Spline Shafts

Spline shafts can be made from a variety of materials, including aluminum, cast iron, steel, stainless steel and brass. Some spline shafts now incorporate plastic along with the traditional metal composition of the gear, be it part of the spline shaft or the whole thing.

The grooves in spline shafts are created by broaching machines, specifically spline cutting machines. Broaches, or metal tools with a row of successively larger teeth, are used to cut various materials like wood, metal and plastic. They can be used to cut holes or to alter the surface of a product.

In the manufacture of spline shafts, blind broaches, which are also known as external broaches, are used on the material’s surface to cut the furrows along the length of the shaft. As the spline rotates, these grooves interlock with the matching grooves in the mating piece; this connection enables a spline gear to transfer torque.

The production broaching of many spline shafts at once is practiced in certain industries that require these gears in every product they make, such as the automotive industry and certain sports equipment facilities that make bicycles.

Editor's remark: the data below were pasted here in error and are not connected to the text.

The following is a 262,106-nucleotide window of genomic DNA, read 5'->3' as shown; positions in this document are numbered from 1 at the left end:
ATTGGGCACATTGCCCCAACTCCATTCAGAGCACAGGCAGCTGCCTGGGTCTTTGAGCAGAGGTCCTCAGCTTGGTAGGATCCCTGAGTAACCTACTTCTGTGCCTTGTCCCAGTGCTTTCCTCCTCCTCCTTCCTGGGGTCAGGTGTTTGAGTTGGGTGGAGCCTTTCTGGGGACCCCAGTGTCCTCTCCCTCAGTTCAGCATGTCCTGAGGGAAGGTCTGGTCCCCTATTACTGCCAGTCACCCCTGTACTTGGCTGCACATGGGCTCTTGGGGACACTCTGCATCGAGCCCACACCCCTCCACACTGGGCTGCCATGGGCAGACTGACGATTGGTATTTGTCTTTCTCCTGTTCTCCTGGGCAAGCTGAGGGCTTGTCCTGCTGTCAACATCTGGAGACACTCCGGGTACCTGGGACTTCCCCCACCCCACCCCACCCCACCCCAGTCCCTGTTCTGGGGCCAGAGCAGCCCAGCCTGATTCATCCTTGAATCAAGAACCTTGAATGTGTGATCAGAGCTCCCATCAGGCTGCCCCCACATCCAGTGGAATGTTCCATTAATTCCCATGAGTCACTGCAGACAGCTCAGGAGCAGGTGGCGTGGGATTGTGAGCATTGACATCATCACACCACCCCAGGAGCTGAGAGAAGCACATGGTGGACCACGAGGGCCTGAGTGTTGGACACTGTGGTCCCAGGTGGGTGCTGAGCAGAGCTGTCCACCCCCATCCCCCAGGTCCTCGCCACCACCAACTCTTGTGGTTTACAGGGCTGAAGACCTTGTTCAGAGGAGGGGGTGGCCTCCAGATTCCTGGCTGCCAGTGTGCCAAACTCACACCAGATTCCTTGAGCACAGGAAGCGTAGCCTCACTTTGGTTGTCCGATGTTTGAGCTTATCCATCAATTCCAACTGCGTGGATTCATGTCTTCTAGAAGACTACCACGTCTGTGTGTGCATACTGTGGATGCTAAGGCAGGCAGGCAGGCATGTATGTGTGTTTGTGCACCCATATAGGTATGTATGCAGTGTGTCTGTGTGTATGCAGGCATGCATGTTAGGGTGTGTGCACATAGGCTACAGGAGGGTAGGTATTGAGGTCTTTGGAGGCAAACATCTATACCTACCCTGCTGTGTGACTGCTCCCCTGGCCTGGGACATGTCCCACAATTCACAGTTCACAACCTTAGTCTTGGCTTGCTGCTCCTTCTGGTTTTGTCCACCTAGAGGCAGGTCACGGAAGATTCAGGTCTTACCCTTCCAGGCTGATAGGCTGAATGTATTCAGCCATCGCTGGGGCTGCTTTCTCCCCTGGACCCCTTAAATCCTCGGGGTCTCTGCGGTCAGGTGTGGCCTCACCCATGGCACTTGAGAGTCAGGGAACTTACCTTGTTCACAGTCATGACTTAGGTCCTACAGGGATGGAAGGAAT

Spline Shafts
Spline Shafts – Avon Broach and Production Company

Broaching teeth are the ridges on the spline shaft that perform the cutting action. They come in many different sizes and spacing configurations, depending on what generalized spline style they are apart of.

For example, a parallel key spline has parallel, equally spaced groves in both the radial and axial directions, while serrations are spline shafts that have a “V” formed by their equally spaced grooves.

The configuration of the teeth is the main aspect that separates these two shafts. Another common shaft is the involute spline, which works much like an involute gear works, with the uniform pattern of teeth that when rotating, intersect perfectly with each other and cause the torque that powers a vehicle or machine.

Crowned splines are in essence involute splines, except with slightly modified teeth that allow for misalignments. One more well known style is the ball spline, which involves a ball bearing on the end of the teeth for a varied amount of motion.

Spline Shafts Spline shafts contain a series of ridges on a driveshaft that even out the rotation speed of the companion piece. The spline shaft's number of teeth and preferred pitch diameter determine the pitch of a spline gear.

Spline Shafts Informational Video